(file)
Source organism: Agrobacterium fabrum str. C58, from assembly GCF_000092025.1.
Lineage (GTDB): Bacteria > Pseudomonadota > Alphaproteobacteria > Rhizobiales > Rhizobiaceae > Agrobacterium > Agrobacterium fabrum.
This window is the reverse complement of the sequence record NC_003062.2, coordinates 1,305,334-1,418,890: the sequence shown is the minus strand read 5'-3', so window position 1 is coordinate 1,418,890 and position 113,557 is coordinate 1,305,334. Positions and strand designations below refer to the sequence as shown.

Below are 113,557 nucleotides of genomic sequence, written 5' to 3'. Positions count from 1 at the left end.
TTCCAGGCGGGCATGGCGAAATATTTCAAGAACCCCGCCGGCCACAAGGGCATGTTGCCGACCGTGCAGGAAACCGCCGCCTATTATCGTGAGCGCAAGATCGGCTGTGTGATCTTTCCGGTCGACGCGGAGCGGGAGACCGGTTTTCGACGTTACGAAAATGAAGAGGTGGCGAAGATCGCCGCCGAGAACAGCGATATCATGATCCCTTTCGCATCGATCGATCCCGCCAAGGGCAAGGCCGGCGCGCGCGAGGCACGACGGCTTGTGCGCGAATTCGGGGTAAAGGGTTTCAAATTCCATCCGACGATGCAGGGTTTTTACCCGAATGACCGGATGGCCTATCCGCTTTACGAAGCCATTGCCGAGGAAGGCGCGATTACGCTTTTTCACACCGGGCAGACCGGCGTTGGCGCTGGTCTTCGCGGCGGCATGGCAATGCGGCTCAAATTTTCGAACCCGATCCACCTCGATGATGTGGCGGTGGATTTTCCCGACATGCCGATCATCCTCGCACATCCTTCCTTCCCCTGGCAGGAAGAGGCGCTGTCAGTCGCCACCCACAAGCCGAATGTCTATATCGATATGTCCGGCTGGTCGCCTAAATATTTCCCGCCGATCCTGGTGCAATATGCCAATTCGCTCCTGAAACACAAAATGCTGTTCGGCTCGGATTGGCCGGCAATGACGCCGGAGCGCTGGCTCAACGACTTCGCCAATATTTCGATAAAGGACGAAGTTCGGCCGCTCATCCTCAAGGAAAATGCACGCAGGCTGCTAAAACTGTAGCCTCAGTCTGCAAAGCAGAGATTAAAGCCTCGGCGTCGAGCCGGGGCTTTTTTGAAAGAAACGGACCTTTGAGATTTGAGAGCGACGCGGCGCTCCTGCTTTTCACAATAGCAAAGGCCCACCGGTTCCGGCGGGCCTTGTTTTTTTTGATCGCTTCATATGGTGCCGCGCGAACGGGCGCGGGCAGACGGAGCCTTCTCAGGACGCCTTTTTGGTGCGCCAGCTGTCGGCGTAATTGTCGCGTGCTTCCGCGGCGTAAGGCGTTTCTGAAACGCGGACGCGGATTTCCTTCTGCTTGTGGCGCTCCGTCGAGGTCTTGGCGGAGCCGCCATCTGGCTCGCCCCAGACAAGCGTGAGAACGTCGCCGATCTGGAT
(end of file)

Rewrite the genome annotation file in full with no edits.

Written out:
Source organism: Agrobacterium fabrum str. C58, from assembly GCF_000092025.1.
Lineage (GTDB): Bacteria > Pseudomonadota > Alphaproteobacteria > Rhizobiales > Rhizobiaceae > Agrobacterium > Agrobacterium fabrum.
This window is the reverse complement of the sequence record NC_003062.2, coordinates 1,305,334-1,418,890: the sequence shown is the minus strand read 5'-3', so window position 1 is coordinate 1,418,890 and position 113,557 is coordinate 1,305,334. Positions and strand designations below refer to the sequence as shown.

Below are 113,557 nucleotides of genomic sequence, written 5' to 3'. Positions count from 1 at the left end.
TTCCAGGCGGGCATGGCGAAATATTTCAAGAACCCCGCCGGCCACAAGGGCATGTTGCCGACCGTGCAGGAAACCGCCGCCTATTATCGTGAGCGCAAGATCGGCTGTGTGATCTTTCCGGTCGACGCGGAGCGGGAGACCGGTTTTCGACGTTACGAAAATGAAGAGGTGGCGAAGATCGCCGCCGAGAACAGCGATATCATGATCCCTTTCGCATCGATCGATCCCGCCAAGGGCAAGGCCGGCGCGCGCGAGGCACGACGGCTTGTGCGCGAATTCGGGGTAAAGGGTTTCAAATTCCATCCGACGATGCAGGGTTTTTACCCGAATGACCGGATGGCCTATCCGCTTTACGAAGCCATTGCCGAGGAAGGCGCGATTACGCTTTTTCACACCGGGCAGACCGGCGTTGGCGCTGGTCTTCGCGGCGGCATGGCAATGCGGCTCAAATTTTCGAACCCGATCCACCTCGATGATGTGGCGGTGGATTTTCCCGACATGCCGATCATCCTCGCACATCCTTCCTTCCCCTGGCAGGAAGAGGCGCTGTCAGTCGCCACCCACAAGCCGAATGTCTATATCGATATGTCCGGCTGGTCGCCTAAATATTTCCCGCCGATCCTGGTGCAATATGCCAATTCGCTCCTGAAACACAAAATGCTGTTCGGCTCGGATTGGCCGGCAATGACGCCGGAGCGCTGGCTCAACGACTTCGCCAATATTTCGATAAAGGACGAAGTTCGGCCGCTCATCCTCAAGGAAAATGCACGCAGGCTGCTAAAACTGTAGCCTCAGTCTGCAAAGCAGAGATTAAAGCCTCGGCGTCGAGCCGGGGCTTTTTTGAAAGAAACGGACCTTTGAGATTTGAGAGCGACGCGGCGCTCCTGCTTTTCACAATAGCAAAGGCCCACCGGTTCCGGCGGGCCTTGTTTTTTTTGATCGCTTCATATGGTGCCGCGCGAACGGGCGCGGGCAGACGGAGCCTTCTCAGGACGCCTTTTTGGTGCGCCAGCTGTCGGCGTAATTGTCGCGTGCTTCCGCGGCGTAAGGCGTTTCTGAAACGCGGACGCGGATTTCCTTCTGCTTGTGGCGCTCCGTCGAGGTCTTGGCGGAGCCGCCATCTGGCTCGCCCCAGACAAGCGTGAGAACGTCGCCGATCTGGAT